The porter of the Palazzo Altemps, just north of the Piazza Navona, is so uninterested that he does not even look in the book he has taken with him. He’s just bored. After he’s sold you a ticket and has started to gaze at the door again, your bag will be checked in an X-ray machine by a guard who is at the same time watching a soccer match. Abandon all hope, all ye who enter… if only because it will make your surprise even bigger.
The Palazzo Altemps, a Renaissance palace now beautifully restored, is the home of the former Ludovisi collection, which once graced the gardens of a villa on the Via Vittorio Veneto. Among the works of art are the Ludovisi Ares, the Ludovisi Throne, and the Ludovisi Sarcophagus (the lid of which is in Mainz). Many of these pieces were already known in the sixteenth and seventeenth century, when the owners felt obliged to return their precious possessions to their former splendor and invited artists to restore them. The grip and pommel of the sword of the Ludovisi Ares, for example, were made by Bernini, who managed to create something that both suits the original work and attracts your attention.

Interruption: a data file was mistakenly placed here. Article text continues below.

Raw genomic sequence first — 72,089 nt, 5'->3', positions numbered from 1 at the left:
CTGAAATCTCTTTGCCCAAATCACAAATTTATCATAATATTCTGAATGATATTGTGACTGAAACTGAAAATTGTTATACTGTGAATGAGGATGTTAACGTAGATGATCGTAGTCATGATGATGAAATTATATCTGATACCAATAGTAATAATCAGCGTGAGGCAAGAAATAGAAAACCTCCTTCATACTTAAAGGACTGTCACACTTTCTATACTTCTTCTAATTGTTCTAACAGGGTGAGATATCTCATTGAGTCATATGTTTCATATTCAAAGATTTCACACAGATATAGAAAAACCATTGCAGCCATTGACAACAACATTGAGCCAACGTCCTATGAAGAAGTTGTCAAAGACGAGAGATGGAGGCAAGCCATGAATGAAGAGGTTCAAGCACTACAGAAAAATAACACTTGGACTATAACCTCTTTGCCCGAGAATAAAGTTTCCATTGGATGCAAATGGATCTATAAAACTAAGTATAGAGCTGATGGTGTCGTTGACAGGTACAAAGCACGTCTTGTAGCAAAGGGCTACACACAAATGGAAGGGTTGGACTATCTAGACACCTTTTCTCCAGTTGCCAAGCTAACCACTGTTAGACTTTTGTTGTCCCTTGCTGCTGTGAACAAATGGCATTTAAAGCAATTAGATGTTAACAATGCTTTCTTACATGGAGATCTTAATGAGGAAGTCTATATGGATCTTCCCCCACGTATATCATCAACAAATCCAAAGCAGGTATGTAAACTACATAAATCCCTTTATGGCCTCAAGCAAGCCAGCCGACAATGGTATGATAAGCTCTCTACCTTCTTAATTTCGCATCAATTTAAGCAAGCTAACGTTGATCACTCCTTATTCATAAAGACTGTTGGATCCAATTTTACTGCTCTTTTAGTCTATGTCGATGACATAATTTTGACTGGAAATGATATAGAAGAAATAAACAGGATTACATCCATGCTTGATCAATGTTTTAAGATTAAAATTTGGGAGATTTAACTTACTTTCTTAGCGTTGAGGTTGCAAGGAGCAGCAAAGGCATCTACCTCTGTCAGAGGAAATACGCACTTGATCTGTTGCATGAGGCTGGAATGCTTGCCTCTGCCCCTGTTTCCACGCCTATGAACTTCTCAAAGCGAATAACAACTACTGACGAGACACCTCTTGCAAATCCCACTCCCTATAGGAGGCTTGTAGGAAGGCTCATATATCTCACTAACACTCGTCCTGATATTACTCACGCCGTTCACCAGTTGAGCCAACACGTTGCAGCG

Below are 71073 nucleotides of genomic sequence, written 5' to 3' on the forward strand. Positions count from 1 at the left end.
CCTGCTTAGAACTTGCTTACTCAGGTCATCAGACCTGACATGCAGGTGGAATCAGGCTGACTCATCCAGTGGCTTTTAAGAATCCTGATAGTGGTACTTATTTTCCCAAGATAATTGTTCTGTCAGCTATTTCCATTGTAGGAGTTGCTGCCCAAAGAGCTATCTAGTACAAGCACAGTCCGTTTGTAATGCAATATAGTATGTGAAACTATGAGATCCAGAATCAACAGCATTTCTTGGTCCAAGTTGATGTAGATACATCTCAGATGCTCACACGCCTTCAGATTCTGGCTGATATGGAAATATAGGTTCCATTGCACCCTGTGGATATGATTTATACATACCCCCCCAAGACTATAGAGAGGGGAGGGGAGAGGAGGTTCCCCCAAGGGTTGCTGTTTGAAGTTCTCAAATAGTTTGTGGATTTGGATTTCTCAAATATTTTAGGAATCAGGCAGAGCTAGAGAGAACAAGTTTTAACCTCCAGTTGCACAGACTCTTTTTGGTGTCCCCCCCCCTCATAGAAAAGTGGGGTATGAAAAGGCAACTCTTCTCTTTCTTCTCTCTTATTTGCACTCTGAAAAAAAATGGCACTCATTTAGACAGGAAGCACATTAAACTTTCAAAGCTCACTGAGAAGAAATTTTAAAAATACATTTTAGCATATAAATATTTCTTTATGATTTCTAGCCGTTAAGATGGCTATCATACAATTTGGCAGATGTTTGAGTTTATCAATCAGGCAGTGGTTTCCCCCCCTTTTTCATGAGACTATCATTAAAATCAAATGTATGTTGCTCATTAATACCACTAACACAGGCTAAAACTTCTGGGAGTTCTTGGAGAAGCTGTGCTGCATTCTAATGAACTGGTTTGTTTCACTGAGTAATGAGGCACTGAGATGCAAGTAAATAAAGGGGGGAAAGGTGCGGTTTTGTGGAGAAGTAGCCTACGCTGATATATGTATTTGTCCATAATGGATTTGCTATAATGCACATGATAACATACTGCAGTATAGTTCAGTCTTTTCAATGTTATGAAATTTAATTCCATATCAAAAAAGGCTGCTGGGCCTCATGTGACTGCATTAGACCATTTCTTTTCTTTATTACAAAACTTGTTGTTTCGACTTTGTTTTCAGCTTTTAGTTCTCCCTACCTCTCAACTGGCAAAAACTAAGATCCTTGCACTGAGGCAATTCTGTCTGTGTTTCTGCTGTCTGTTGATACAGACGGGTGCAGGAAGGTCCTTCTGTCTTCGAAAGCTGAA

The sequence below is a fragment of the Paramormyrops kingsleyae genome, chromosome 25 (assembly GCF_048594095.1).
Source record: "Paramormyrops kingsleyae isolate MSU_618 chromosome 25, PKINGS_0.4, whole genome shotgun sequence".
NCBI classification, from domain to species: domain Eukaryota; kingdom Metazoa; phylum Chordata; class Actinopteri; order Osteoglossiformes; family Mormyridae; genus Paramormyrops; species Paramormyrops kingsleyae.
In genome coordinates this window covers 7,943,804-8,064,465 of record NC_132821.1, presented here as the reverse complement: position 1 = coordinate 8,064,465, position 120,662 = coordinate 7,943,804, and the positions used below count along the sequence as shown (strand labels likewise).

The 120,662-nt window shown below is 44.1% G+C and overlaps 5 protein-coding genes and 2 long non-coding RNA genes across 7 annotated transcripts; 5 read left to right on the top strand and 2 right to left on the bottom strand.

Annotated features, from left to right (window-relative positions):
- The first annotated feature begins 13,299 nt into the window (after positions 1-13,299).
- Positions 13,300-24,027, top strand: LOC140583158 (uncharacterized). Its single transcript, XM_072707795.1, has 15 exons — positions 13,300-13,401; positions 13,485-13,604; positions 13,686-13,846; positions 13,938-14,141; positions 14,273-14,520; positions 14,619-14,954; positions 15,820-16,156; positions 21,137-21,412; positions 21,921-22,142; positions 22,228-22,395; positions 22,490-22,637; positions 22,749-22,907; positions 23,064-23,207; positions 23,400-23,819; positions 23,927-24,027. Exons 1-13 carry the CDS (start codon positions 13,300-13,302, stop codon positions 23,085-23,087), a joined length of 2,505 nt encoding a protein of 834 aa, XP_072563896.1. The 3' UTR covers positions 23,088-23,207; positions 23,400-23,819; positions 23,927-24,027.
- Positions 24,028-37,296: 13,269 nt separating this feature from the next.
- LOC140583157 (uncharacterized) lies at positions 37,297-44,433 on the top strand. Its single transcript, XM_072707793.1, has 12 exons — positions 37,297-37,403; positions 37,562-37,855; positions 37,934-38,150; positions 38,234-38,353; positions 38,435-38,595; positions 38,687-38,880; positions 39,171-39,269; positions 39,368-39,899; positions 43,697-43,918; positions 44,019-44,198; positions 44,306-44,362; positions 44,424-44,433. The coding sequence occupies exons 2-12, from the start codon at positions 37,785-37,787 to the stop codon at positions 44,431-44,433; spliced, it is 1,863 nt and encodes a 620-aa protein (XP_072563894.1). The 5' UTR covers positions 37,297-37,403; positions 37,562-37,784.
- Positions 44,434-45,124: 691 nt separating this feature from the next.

Many museums have a policy to remove these Renaissance and Baroque additions. Occasionally, a nose is allowed to remain, but armless, headless, and legless statues are normal. The directors of the Palazzo Altemps (or, better, of the National Museum, of which the Altemps palace is part) have decided to present their collection as the Renaissance collectors wanted it to be. Clear explanatory signs indicate which parts are ancient and which are not.
It is a remarkable and courageous choice. But when you walk through the stately rooms of the fifteenth-century mansion, and when you see the sculpture together with the Baroque frescoes and the lowered ceilings, you recognize that the gamble has paid off. The Palazzo Altemps is one of the most surprising museums in Rome.